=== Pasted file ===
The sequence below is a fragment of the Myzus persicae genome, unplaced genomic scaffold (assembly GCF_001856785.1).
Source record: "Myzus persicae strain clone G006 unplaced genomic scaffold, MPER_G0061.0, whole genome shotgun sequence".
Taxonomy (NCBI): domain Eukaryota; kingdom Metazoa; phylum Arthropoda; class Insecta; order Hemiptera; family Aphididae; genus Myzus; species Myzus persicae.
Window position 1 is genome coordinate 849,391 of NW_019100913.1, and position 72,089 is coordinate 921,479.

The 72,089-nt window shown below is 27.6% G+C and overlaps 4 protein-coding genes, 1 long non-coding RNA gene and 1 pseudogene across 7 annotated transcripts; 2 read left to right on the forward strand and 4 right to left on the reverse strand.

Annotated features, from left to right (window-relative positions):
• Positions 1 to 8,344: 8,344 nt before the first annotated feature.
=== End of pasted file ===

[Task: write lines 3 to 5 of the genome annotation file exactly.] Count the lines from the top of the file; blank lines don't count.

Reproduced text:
Taxonomy (NCBI): domain Eukaryota; kingdom Metazoa; phylum Arthropoda; class Insecta; order Hemiptera; family Aphididae; genus Myzus; species Myzus persicae.
Window position 1 is genome coordinate 849,391 of NW_019100913.1, and position 72,089 is coordinate 921,479.

The 72,089-nt window shown below is 27.6% G+C and overlaps 4 protein-coding genes, 1 long non-coding RNA gene and 1 pseudogene across 7 annotated transcripts; 2 read left to right on the forward strand and 4 right to left on the reverse strand.